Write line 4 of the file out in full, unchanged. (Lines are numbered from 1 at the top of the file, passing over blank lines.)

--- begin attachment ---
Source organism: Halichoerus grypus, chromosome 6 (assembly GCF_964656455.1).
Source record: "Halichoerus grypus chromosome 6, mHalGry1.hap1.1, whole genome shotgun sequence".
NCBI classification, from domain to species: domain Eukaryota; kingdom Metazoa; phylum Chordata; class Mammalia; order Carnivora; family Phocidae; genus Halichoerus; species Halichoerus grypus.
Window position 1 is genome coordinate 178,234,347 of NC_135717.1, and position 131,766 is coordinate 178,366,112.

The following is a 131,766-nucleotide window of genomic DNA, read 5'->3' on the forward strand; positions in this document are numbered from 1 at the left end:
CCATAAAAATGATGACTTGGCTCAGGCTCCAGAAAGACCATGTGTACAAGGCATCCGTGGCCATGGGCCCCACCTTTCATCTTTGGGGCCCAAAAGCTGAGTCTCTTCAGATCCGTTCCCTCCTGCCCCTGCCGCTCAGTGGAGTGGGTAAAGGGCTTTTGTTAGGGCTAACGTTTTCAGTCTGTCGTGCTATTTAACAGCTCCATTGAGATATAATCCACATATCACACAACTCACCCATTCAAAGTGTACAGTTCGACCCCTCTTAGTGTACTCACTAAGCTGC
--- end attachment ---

Window position 1 is genome coordinate 178,234,347 of NC_135717.1, and position 131,766 is coordinate 178,366,112.